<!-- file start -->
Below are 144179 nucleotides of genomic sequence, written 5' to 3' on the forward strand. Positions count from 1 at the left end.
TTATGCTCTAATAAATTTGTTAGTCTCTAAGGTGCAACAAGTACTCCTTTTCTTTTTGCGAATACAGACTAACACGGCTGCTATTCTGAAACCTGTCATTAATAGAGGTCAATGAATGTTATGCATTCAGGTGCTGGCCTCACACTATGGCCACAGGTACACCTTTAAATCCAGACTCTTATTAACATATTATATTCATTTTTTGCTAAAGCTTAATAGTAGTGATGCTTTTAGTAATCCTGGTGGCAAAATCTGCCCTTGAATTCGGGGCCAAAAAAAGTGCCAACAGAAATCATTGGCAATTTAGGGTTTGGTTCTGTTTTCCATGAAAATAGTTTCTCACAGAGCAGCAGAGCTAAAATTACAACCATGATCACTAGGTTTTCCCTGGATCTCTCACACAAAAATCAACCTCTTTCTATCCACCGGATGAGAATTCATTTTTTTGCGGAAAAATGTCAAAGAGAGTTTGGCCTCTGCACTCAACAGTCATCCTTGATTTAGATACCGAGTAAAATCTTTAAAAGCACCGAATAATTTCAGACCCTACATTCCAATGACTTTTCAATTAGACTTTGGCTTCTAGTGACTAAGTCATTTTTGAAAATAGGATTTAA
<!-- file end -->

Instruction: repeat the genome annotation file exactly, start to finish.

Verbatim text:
Below are 144179 nucleotides of genomic sequence, written 5' to 3' on the forward strand. Positions count from 1 at the left end.
TTATGCTCTAATAAATTTGTTAGTCTCTAAGGTGCAACAAGTACTCCTTTTCTTTTTGCGAATACAGACTAACACGGCTGCTATTCTGAAACCTGTCATTAATAGAGGTCAATGAATGTTATGCATTCAGGTGCTGGCCTCACACTATGGCCACAGGTACACCTTTAAATCCAGACTCTTATTAACATATTATATTCATTTTTTGCTAAAGCTTAATAGTAGTGATGCTTTTAGTAATCCTGGTGGCAAAATCTGCCCTTGAATTCGGGGCCAAAAAAAGTGCCAACAGAAATCATTGGCAATTTAGGGTTTGGTTCTGTTTTCCATGAAAATAGTTTCTCACAGAGCAGCAGAGCTAAAATTACAACCATGATCACTAGGTTTTCCCTGGATCTCTCACACAAAAATCAACCTCTTTCTATCCACCGGATGAGAATTCATTTTTTTGCGGAAAAATGTCAAAGAGAGTTTGGCCTCTGCACTCAACAGTCATCCTTGATTTAGATACCGAGTAAAATCTTTAAAAGCACCGAATAATTTCAGACCCTACATTCCAATGACTTTTCAATTAGACTTTGGCTTCTAGTGACTAAGTCATTTTTGAAAATAGGATTTAA